and should NOT, under any circumstances, provide any personal financial
information through this media. The FDIC does not directly contact consumers,
nor does the FDIC request personal financial information from consumers.
The fraudulent e-mails describe
fictitious relationships between the FDIC and VISA, MasterCard, Yahoo, eBay,
Amazon.com, and Half.com. The e-mails claim that consumers will receive a 15
percent discount at various Web sites upon completion of the form. These
fraudulent e-mails may be modified over time, reflecting different financial
institution names or business relationships.
The FDIC is attempting to
identify the source of the fraudulent e-mails, and disrupt the transmission.
Until this is achieved, consumers and financial institutions should notify the
FDIC at firstname.lastname@example.org of any similar
attempts to obtain personal financial information.
Information about counterfeit
items, cyber-fraud incidents and other fraudulent activity may be forwarded to
the FDIC's Cyber-Fraud and Financial Crimes Section, 550 17th Street, N.W., Room
F-4004, Washington, D.C. 20429, or transmitted electronically to email@example.com. Information related to
federal deposit insurance or consumer issues should be submitted to the FDIC
using an online form that can be accessed at http://www2.fdic.gov/starsmail/index.asp.
Fraudulent E-Mail Claims To Be From The FDIC
The Federal Deposit Insurance
Corporation (FDIC) has become aware of fraudulent e-mails appearing to be
from the FDIC. The e-mails ask recipients to click on a hyperlink titled
"Take the Corrective Action - Implement the LinkBank System."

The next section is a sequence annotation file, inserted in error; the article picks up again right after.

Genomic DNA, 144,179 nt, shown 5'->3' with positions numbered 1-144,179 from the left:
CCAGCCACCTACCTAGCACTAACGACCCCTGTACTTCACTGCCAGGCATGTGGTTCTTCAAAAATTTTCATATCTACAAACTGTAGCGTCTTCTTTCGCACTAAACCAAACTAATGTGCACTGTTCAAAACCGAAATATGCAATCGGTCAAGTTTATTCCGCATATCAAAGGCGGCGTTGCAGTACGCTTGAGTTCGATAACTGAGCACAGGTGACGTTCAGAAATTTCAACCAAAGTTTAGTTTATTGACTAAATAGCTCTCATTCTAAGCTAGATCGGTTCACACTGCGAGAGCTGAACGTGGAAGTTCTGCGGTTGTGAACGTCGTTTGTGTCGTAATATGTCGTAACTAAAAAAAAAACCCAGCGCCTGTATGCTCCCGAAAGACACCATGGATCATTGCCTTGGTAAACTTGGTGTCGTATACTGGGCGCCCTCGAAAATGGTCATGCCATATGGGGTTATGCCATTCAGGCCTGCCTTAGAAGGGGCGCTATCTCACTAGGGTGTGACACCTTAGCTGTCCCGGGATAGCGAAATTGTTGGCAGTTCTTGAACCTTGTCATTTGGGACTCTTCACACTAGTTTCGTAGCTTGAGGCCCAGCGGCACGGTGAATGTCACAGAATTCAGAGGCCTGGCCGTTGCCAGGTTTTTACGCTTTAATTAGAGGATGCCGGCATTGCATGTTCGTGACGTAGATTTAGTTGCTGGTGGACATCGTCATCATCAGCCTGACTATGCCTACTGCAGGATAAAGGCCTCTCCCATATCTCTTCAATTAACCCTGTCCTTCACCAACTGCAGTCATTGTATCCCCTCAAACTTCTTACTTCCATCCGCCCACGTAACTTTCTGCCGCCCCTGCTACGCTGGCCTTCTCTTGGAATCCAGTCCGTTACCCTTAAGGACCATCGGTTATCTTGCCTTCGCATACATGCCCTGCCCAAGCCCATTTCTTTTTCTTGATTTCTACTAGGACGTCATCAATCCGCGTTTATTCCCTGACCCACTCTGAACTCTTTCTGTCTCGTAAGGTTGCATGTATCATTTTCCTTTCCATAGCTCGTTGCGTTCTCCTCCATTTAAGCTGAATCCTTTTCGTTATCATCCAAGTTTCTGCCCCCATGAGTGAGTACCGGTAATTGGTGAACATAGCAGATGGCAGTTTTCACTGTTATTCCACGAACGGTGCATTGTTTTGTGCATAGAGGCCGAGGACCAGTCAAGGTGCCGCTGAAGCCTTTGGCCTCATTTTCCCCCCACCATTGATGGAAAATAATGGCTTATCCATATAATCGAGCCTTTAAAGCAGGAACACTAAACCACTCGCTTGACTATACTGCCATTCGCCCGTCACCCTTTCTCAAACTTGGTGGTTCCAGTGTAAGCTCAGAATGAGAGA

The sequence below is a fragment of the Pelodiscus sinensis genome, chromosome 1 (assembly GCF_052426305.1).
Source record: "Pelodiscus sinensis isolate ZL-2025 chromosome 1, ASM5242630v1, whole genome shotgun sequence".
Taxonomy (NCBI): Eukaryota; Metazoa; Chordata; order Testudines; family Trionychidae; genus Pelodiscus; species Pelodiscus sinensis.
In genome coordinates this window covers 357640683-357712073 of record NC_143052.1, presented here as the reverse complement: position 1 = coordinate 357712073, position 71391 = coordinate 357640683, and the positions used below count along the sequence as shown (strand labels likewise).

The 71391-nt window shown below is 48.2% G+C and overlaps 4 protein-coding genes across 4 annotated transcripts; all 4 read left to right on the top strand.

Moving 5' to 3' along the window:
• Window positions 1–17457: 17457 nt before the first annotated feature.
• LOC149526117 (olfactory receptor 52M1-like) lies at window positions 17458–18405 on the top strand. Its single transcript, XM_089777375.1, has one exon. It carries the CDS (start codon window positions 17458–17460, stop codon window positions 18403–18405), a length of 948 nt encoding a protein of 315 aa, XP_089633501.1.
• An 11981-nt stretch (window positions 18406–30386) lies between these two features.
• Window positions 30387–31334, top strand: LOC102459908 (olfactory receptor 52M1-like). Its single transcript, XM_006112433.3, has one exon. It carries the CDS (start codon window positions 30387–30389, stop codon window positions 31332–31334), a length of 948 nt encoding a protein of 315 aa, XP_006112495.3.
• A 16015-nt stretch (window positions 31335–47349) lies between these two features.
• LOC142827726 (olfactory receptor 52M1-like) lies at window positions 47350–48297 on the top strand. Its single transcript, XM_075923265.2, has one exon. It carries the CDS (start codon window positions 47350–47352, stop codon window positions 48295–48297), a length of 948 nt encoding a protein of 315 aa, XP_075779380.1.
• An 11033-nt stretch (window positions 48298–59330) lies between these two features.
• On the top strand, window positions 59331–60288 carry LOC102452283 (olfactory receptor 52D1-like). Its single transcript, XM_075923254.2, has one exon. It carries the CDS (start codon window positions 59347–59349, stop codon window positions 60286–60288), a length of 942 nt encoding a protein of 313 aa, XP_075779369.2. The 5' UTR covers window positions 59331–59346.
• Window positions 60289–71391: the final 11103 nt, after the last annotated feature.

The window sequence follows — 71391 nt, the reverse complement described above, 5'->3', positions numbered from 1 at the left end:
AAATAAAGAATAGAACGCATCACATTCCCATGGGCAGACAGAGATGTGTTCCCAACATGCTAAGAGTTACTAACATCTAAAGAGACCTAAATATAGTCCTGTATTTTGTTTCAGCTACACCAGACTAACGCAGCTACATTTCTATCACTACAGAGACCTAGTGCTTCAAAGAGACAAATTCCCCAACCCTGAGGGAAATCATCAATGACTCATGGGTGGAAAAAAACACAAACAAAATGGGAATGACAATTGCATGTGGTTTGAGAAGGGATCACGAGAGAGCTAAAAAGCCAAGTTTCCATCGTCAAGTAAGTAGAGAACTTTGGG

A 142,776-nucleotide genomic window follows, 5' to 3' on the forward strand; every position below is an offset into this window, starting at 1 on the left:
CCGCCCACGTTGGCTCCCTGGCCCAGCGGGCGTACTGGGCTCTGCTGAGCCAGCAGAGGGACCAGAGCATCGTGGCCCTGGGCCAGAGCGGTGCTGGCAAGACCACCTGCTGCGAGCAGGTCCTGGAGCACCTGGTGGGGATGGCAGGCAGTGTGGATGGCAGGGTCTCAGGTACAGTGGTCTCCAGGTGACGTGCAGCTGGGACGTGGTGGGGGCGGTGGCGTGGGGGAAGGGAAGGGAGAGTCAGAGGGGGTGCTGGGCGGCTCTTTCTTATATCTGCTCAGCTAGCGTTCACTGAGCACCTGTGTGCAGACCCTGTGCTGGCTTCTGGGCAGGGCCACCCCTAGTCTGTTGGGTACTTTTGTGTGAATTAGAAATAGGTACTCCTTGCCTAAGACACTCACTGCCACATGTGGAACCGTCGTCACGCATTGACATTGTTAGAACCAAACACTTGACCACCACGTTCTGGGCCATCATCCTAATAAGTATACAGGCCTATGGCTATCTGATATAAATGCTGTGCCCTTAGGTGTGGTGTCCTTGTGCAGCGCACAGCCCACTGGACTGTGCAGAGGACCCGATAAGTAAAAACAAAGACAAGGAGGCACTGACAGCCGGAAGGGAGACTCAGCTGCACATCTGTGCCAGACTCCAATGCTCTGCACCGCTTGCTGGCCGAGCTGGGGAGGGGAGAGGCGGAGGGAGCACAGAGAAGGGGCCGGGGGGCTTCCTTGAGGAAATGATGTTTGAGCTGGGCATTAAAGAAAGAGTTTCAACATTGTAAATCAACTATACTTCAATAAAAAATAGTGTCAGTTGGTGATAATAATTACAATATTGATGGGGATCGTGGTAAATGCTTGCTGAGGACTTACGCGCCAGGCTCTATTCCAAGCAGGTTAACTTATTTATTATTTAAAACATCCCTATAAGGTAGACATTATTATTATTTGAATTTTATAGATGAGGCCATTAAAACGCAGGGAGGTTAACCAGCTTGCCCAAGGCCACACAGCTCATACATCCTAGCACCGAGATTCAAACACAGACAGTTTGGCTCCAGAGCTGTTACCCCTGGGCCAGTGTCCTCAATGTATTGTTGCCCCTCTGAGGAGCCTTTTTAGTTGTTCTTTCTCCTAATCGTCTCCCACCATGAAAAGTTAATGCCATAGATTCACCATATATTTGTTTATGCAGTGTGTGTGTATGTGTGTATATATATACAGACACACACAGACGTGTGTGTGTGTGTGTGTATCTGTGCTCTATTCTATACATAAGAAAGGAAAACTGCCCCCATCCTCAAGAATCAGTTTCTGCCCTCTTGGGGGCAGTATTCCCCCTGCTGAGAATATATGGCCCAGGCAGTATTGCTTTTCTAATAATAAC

When accessed, the hyperlink takes the individual to a "spoofed" FDIC Web
page. At that point, the individual is directed to provide online banking
information, including bank name, username, and password.
e-mails appear in "memo format" and are purportedly from "Russell A. Rau,
Assistant Inspector General for Audits." The e-mails include a "Subject"
line that states: "Division of Supervision and Consumer Protection's
Risk-Focused Compliance Examination Process for [recipient's name inserted]
(Report No. 05-038)."
The FDIC does
not directly contact consumers in this manner, nor does the FDIC request
personal financial information from consumers. Financial institutions and
consumers should NOT access the link provided within the body of these
e-mails and should NOT, under any circumstances, provide any personal
financial information through this medium.
institutions and consumers should be aware that other similar e-mails may be
sent that falsely claim to be from the FDIC.
The FDIC is
attempting to identify the source of the fraudulent e-mails and disrupt the
transmission. Until this is achieved, consumers and financial institutions
should notify the FDIC at firstname.lastname@example.org of any similar attempts to obtain personal financial
about counterfeit items, cyber-fraud incidents and other fraudulent activity
may be forwarded to the FDIC's Cyber-Fraud and Financial Crimes Section, 550
17th Street, N.W., Room F-4004, Washington, D.C. 20429, or transmitted
electronically to email@example.com. Information related to federal deposit insurance or